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A South Lyon-based steel manufacturer is being fined $32,500 after a worker fell into a vat of sulfuric acid and later died.

The Michigan Occupational Safety and Health Administration last month completed its investigation of Michigan Seamless Tube LLC concerning the Feb. 9 incident that led to the death of 54-year-old Daniel Hill. The inspections resulted in five serious citations, according to the state agency, and more investigations since have been opened into the facility.

Michigan Seamless Tube received the citations July 31, according to MIOSHA. It has until Thursday to file an appeal with the state agency, which had not received an appeal as of Tuesday.

Michigan Seamless Tube did not immediately respond to request for comment. In February, a Michigan Seamless spokesman described Hill as "a valued employee" who had been with the company since April 2017. The company was conducting its own investigation into the incident and was "cooperating fully" with the state agency, he added.

The citations included 63 instances of the employer not following proper procedures for employee entry into permit-required confined spaces, according to the state agency.

“The employer did not ensure an employee was wearing chemical-resistant goggles or face shield when handling sulfuric acid, and the employer had no written certification of a hazard assessment for personal protective equipment,” Jeannie Vogel, public information officer for MIOSHA, said in a statement. “Emergency showers were not immediately available at the location where employees retrieve and handle samples of sulfuric acid.”

South Lyon police responded to an emergency call at 12:21 p.m. Feb. 9 from the manufacturing facility at 400 McMunn St. Officials said Hill was fully submerged in 10-12% sulfuric acid solution when his co-workers pull him from the industrial container. Some of those workers also were burned in the at least 160-degree chemical solution and were treated on the scene.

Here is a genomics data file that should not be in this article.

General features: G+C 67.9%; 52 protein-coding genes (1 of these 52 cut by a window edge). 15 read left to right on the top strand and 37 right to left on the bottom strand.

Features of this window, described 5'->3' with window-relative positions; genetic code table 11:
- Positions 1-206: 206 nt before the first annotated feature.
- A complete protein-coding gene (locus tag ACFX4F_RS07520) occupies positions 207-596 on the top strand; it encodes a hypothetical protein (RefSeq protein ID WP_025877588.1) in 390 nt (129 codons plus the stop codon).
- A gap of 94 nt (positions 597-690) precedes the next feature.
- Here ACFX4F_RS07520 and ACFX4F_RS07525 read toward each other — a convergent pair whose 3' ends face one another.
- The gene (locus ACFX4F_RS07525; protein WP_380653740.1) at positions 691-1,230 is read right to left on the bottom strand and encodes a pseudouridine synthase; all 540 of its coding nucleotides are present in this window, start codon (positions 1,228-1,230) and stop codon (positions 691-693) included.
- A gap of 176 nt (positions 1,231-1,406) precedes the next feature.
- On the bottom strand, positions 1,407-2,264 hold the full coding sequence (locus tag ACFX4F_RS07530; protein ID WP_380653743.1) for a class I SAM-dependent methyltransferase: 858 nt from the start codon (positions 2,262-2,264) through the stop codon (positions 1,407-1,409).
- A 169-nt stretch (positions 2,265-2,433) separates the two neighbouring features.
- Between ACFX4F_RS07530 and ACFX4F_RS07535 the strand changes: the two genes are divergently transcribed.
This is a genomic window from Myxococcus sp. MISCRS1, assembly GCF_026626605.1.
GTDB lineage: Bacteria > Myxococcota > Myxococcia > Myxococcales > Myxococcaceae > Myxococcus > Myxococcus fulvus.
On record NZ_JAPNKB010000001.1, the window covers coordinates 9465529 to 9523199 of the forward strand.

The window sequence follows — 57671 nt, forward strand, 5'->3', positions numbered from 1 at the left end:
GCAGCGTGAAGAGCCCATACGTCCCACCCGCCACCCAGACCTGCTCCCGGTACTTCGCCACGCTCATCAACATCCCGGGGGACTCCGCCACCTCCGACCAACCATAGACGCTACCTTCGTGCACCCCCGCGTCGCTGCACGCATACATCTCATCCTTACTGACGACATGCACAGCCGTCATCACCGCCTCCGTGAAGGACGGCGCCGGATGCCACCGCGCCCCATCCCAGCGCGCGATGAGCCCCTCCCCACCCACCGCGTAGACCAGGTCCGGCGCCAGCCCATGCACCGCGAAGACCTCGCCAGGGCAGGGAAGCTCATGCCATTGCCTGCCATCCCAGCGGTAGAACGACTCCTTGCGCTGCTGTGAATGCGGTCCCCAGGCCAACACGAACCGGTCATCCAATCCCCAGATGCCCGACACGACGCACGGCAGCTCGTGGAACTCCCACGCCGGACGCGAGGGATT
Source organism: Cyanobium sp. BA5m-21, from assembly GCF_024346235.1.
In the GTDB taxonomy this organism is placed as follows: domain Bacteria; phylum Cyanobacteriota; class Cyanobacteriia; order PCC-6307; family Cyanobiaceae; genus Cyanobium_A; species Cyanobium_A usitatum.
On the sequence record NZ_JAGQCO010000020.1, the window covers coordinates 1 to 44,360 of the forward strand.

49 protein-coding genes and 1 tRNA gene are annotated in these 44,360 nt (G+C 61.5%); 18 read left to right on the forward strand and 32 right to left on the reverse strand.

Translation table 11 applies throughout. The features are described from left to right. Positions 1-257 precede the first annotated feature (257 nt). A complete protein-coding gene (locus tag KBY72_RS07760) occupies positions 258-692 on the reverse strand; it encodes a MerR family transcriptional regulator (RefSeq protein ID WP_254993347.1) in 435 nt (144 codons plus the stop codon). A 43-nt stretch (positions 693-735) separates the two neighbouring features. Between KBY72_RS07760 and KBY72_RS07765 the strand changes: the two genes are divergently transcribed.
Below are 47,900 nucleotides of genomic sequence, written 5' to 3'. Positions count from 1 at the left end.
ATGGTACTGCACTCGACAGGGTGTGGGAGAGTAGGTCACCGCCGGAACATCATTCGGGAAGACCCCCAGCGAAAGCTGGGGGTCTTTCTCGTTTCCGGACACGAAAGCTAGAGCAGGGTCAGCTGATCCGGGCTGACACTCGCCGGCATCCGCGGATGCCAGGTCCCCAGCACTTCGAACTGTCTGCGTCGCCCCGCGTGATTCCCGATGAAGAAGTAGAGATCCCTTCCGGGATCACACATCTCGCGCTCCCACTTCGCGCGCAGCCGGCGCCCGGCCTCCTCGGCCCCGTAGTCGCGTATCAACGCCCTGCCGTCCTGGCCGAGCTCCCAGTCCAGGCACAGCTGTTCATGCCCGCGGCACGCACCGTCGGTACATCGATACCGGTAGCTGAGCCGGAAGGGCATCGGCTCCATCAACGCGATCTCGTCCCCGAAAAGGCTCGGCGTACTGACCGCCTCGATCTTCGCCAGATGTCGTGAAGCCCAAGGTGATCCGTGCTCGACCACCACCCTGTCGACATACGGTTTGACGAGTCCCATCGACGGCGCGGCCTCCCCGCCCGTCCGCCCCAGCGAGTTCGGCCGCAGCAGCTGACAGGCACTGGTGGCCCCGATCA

Although the state agency found emergency showers were not immediately available where sulfuric acid was being handled, employees were able to put Hill under a safety shower after he was pulled from the vat, officials said. He was able to walk and talk when fire and police arrived. Medics transported him to University Hospital in Ann Arbor, where he died roughly 11 hours later of chemical burns.

It was unclear how Hill ended up in the vat and how much time passed before he was rescued.

MIOSHA has opened two other investigations into the company without advance notice since Hill’s death. One, which opened at the end of July, was the result of a safety complaint, according to the inspection’s details. The case also lists an "AMPUTATE" code, a note for the agency to track workplaces with machinery and equipment that are capable of causing amputations.

"The presence of this code does not indicate an amputation occurred," Vogel said.

Another inspection opened in April related to workers’ health. Since the inspections still are open, no further details from the state agency are available at this time.

Michigan Seamless Tube, one of South Lyon's largest employers, has had seven workplace safety violations since 2012, according to the U.S. Occupational Safety and Health Administration, with fines totaling $93,000.

The state of Michigan fined the company $17,500 for a repeated violation a year ago of not guarding or protecting six employees from "pinch points," places where people or body parts could be caught in a machine or between equipment.

Regulators found Michigan Seamless Tube had four "serious" violations in 2012. That included four instances of unguarded pinch points exposed to 18 employees that resulted in a $35,000 settlement.

Another serious violation related to the company's control of hazardous energy and also resulted in a $35,000 fine.

The final two serious violations included a $2,500 fine for not conducting annual inspections of energy control procedures. Regulators also determined 18 employees did not receive training on hazardous energy sources, resulting in another $2,500 fine.

A failure to log an injury within seven days in 2012 led to a $1,000 fine.

In 2014, the state also found the company was not keeping storage areas free from accumulated materials that could cause a fire or explosion or harbor pests. The violation affected 12 employees, though no fine was issued.

Michigan Seamless Tube is a wholly owned subsidiary of Indiana-based Specialty Steels Works Inc. The company emerged from Chapter 11 bankruptcy in 2017 and renamed from Optima Specialty Steel. It also owns steel manufacturers Niagara LaSalle Corp. in Hammond, Indiana, and Corey Steel Co. in Cicero, Illinois.

bnoble@detroitnews.com

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